4. Make sure you’ve referenced correctly
References are so important; getting them wrong is an easy way to drop marks. Confirm the style of referencing you should be using (eg Harvard or Oxford style). You’ll be able to find this in the project specification, but if you’re not sure, ask your dissertation tutor. Referencing feels simple but can become a bit of a time vampire so make sure you reference fully as you write each section.
5. Create your bibliography as you go
Writing up your bibliography can be a bit of a beast, depending on how many secondary resources you’ve had to use. Rather than leaving it all to the last minute, write up every article, book or piece of research you have referenced at the end of every study session (in alphabetical order). Doing it this way will save you hours of time.
Before your final submission, give your dissertation and full and thorough proofread. This can be really tricky when it feels like you’ve already read the thing a zillion times, so take a good break before attempting to proofread it.
Read it out loud rather than in your head – this way you won’t skim-read and miss errors. Share it with someone you trust, a member of your family or a friend, and ask them to read it. They don’t have to be an expert, they’ll still be able to spot any obvious clangers.
7. Stick to your routine
No matter how much time you have left, define a routine and stick to it. Accept that you’ll be eating, sleeping and breathing your project for the next few weeks. It’s all going to be worth it. ThisIZwar suggests going to sleep by 10.30pm and waking up at 7am and scheduling in a treat at the end of every day so that you don’t try to procrastinate and waste time when you should be writing.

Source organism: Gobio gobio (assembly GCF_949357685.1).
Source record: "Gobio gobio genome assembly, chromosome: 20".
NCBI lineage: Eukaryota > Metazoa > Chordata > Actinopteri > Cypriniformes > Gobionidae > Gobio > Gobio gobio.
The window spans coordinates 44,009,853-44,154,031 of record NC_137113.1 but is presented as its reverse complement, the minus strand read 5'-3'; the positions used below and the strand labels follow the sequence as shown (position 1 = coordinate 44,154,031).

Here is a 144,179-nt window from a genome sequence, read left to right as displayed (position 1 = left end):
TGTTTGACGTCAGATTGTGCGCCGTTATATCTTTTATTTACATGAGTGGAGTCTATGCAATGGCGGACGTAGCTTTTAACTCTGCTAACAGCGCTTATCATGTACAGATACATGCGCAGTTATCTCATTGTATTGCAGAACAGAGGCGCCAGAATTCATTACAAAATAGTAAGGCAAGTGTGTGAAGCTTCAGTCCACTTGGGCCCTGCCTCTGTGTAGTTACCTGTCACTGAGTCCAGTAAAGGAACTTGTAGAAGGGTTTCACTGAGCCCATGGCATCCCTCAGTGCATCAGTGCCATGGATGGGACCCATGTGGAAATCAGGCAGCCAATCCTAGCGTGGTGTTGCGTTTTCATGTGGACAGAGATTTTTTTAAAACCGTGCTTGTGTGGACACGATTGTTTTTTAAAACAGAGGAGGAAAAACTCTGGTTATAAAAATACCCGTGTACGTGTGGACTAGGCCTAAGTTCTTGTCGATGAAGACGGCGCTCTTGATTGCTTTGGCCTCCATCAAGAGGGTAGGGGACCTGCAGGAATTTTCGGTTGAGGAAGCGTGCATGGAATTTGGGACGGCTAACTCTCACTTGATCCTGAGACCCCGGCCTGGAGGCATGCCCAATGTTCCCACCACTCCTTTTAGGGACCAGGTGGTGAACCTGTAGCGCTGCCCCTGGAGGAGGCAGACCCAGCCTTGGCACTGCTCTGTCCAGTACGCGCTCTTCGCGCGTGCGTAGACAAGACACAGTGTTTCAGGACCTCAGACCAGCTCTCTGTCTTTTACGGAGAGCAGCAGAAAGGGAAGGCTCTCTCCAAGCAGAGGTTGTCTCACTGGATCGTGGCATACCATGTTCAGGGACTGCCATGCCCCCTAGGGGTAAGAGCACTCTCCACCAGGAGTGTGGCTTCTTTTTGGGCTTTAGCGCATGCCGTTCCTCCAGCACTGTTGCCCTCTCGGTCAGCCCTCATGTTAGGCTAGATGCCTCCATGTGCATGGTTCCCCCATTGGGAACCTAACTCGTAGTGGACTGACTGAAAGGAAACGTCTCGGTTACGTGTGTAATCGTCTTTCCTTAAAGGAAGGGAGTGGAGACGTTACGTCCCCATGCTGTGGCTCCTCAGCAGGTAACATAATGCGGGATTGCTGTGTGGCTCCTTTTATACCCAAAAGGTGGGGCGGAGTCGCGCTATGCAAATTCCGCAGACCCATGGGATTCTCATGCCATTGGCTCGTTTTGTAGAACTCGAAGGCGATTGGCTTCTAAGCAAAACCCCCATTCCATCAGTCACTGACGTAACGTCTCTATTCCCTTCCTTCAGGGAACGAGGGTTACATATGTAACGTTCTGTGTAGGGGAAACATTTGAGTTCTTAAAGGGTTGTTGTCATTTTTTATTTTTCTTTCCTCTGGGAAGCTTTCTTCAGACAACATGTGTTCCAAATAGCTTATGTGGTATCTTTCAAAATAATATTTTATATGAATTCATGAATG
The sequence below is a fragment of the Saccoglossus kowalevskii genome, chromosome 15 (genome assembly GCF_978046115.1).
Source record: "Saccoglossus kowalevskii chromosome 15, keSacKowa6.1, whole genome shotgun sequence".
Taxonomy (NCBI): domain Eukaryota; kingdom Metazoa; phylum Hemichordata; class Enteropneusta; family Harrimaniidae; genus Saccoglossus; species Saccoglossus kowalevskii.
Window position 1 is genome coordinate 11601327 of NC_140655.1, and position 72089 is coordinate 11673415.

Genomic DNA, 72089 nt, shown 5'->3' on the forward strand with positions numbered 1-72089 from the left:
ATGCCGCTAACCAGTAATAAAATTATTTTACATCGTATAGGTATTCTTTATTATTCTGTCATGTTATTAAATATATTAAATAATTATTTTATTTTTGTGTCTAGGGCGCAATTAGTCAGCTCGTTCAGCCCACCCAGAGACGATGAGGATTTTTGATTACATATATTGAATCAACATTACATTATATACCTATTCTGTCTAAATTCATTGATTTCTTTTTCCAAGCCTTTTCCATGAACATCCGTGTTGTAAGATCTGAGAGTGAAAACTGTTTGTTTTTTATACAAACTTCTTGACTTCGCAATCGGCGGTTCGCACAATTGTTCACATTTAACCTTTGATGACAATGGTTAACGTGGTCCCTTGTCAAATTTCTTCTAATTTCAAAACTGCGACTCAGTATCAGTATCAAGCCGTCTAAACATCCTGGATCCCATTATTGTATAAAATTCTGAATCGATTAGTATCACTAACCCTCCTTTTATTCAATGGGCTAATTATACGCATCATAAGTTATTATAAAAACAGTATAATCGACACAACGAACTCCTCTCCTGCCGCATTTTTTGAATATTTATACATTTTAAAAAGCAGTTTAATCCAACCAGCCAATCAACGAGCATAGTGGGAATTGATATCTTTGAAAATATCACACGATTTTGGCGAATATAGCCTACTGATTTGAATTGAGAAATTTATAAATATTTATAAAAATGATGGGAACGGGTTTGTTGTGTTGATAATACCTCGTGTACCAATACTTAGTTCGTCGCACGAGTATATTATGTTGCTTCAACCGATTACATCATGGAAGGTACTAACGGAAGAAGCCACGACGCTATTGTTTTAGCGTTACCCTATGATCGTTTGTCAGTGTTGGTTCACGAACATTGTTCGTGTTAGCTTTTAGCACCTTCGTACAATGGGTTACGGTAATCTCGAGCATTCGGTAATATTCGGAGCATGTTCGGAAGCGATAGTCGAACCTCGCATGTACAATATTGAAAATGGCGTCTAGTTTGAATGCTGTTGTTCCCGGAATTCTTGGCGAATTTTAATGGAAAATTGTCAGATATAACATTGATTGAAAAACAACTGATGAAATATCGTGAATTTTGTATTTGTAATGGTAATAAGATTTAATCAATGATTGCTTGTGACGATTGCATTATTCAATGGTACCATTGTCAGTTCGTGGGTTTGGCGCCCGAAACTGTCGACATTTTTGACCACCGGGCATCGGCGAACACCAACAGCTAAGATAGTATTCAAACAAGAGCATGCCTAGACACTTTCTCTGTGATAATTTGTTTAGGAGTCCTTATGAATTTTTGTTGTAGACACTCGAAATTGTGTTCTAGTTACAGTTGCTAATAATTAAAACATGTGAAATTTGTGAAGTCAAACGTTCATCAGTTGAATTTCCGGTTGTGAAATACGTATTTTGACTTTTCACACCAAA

You can reward yourself in different ways: maybe watching a bit of Netflix, going to the gym, cooking a meal with your friends or heading out to the cinema. Have at least one day off each week, where you relax and switch off from your dissertation. On that day, do something totally different; this will help you feel fresh for your next week of study.
8. Keep positive
OK, so you’ve read all that advice, but you still feel like you’ve left it too late. Time for some parting advice from Emily:
|“People work at completely different speeds, just because someone has been working on their dissertation for months, it doesn’t automatically mean that it will be better than one which was completed in a matter of weeks”.|
Article by TSR User on Thursday 15 February 2018
Writing 25,000 words in 8 days. Possible?
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posted about 9 years agoSo, I have to have 25000 words, which I'm guessing will be the size of this chapter, written by 3 June. I have all the research done, and I have the structure of the chapter, and I'm basically just going to 'search' on my computer when I get to each section and keying the subject/topic in and looking at all my research on that area and then writing it from that. I've just written a princely 154 words so far in 20minutes.:-)